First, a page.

By Kari Hawkins, USAG RedstoneJuly 2, 2010
REDSTONE ARSENAL-- Col. Robert "Pat" Sullivan prefers looking at things from a service-oriented point of view.
So, when asked what he expects from the more than 600 military, civilian and contractor employees working for the Logistics Support Activity, the organization's new commander changed the question around and asked "What should they expect from me'"
In his view, the answer to both questions is the same.
Offering the best effort each and every day. Caring for subordinates. Serving as a role model. Committing to the job and making it happen. Keeping open lines of communication. Recognizing excellence. For Sullivan, it's these goals that define an organization's leader and its employees.
"There is no room for apathy. Disagreements and agreements are fine. More than anything you have to care about what you are doing and how it is affecting the Soldier," Sullivan said.
"I think every employee should seek to offer their very best. And that's what they should seek from me. We are teammates working toward a common goal and mission. We must do what the Army Materiel Command and what the Army needs us to do. We have a certain skill set and capability, and we should collectively care about the mission and each other, and use our skills and capabilities to achieve the mission."
Sullivan assumed command of LOGSA on June 21 in a ceremony led by AMC deputy commander Lt. Gen. Jim Pillsbury in Bob Jones Auditorium. He assumed command from Geoffrey Embrey, who has been acting director since February when Col. James Rentz retired. Sullivan was accompanied by his wife, Suzanne, and two sons, Robert, who is attending college this fall on an ROTC scholarship; and Cameron, 13.
"Col. Sullivan is a great, dedicated, wonderful colonel who has served as a battle commander for the 82nd Airborne Division," Pillsbury said. "He has done the right thing for Soldiers at all the right places at all the right times. He is going to bring an operational mentality to LOGSA."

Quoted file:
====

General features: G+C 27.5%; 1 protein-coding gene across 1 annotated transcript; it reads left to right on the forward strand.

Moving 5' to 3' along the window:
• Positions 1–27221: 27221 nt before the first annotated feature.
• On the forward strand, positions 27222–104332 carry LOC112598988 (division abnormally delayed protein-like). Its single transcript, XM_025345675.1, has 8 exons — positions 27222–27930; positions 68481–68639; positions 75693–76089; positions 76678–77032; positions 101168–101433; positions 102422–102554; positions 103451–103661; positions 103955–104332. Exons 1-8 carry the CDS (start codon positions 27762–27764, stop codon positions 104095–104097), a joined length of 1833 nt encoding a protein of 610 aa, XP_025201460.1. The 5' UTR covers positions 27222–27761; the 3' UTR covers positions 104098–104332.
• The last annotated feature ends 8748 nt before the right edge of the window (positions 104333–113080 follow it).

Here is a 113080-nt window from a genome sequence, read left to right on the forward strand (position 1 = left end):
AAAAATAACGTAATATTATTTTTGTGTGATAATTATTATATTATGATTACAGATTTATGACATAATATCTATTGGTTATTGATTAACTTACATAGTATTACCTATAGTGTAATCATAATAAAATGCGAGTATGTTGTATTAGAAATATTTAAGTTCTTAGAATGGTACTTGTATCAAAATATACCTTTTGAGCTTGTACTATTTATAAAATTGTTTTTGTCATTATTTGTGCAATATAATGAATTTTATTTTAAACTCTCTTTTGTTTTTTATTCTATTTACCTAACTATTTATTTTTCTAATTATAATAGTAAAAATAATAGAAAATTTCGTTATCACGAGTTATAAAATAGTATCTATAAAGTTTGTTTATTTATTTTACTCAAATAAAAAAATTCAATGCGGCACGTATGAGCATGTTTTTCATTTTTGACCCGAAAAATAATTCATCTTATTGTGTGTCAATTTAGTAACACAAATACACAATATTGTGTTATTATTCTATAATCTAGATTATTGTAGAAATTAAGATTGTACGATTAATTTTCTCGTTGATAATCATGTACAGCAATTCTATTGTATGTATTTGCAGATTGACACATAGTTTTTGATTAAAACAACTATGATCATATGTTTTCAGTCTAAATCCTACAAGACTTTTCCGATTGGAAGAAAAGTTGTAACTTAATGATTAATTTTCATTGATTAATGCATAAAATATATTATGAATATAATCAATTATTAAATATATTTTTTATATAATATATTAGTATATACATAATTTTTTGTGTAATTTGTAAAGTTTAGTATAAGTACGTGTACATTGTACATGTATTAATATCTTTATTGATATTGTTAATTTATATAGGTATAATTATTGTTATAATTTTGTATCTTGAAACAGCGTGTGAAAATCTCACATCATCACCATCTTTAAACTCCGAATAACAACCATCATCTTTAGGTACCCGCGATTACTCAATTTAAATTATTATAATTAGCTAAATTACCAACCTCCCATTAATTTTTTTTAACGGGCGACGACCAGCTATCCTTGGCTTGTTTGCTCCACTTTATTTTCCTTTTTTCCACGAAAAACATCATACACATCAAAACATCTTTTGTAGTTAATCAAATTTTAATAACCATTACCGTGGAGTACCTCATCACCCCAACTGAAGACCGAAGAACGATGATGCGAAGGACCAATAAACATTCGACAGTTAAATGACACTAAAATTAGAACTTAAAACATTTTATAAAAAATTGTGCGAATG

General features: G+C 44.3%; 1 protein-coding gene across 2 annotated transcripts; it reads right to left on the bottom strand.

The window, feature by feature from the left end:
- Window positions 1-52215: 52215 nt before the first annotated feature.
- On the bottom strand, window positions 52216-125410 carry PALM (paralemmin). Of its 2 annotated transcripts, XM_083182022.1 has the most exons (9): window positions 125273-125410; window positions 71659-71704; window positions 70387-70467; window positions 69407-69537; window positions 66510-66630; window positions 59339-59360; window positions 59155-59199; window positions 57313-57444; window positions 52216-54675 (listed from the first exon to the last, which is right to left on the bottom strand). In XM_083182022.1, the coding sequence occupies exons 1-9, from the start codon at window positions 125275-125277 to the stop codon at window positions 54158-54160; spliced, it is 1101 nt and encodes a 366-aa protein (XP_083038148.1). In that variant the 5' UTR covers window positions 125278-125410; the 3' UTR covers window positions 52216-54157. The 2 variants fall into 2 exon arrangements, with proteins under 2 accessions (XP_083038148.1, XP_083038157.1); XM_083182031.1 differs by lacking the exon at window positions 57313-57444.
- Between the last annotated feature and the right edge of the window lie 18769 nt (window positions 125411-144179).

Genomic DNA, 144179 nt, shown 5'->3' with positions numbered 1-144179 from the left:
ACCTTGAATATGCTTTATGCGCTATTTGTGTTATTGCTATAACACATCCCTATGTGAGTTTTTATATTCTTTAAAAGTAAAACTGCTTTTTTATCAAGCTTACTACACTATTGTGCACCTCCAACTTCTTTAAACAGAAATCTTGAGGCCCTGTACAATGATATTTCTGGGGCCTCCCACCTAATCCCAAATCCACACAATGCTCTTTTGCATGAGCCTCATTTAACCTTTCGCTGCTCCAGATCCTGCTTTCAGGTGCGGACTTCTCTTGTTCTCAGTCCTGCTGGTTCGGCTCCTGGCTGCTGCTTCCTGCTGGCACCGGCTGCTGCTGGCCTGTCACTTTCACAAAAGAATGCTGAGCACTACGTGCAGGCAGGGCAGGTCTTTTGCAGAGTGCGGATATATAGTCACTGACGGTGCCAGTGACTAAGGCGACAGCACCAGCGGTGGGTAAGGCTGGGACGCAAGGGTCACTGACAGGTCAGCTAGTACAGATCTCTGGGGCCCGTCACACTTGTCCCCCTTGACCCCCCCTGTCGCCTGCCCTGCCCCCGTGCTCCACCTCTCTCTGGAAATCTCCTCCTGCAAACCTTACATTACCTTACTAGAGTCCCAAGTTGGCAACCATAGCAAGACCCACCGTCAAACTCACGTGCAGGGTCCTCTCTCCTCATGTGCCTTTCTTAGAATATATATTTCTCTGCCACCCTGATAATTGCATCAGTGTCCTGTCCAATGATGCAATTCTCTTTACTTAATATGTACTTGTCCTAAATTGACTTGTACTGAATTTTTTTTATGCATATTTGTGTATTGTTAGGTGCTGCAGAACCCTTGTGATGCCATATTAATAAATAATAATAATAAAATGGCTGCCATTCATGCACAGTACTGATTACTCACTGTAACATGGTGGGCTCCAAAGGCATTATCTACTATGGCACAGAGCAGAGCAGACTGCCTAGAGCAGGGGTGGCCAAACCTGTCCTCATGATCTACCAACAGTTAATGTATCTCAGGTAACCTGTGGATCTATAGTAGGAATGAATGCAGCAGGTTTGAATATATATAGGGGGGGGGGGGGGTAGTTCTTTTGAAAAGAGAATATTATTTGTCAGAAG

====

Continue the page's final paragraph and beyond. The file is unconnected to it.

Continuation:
Pillsbury said LOGSA is "absolutely necessary for the Army" and "a jewel" of the Army. LOGSA's mission is to serve as the Army's source for logistics data, providing logistics intelligence, life cycle support and technical advice and assistance to the current and future force; and integrating logistics information (force structure, readiness and other logistics data) for worldwide equipment readiness, distribution analysis, and asset visibility for timely and proactive decision making.
During an interview prior to the ceremony, Sullivan said LOGSA was the organization he aspired to following his association with LOGSA while serving as commander of the 402nd Army Field Support Brigade in Operation Iraqi Freedom and then as special assistant to the commander of the Army Materiel Command in the area of strategic communications.
"I really was exposed to what the entire AMC organization had to provide and the organization that provided me more support than any other was LOGSA," Sullivan said of his OIF command.
"LOGSA is a brain trust of logistics knowledge. It represents the best of the Army in logistics processing and data management. The way it responds to needs and provides the tools, instruments and processes is just incredible. So I wanted to come here and I made it known. I didn't know if it was the best for the Army, but I liked the idea of coming to LOGSA. It is an organization that works at the highest level strategically and the lowest level tactically."
But before his career brought Sullivan to LOGSA, he served as a senior service college fellow at Columbia University. He has also served in five deployments and in numerous command positions, many with the 82nd Airborne Division, during his 24-year Army career.
Sullivan was commissioned as a second lieutenant upon graduation from Eastern Kentucky University in 1985. His college career included simultaneous service in the Army Reserve and the university's ROTC program.
"At the time, I didn't know what I wanted to do. I had been a Boy Scout, an Eagle Scout actually. So that Army thing looked really interesting. My fraternity brothers were also in ROTC. I saw it as a good way to make money and stay out of trouble," Sullivan recalled.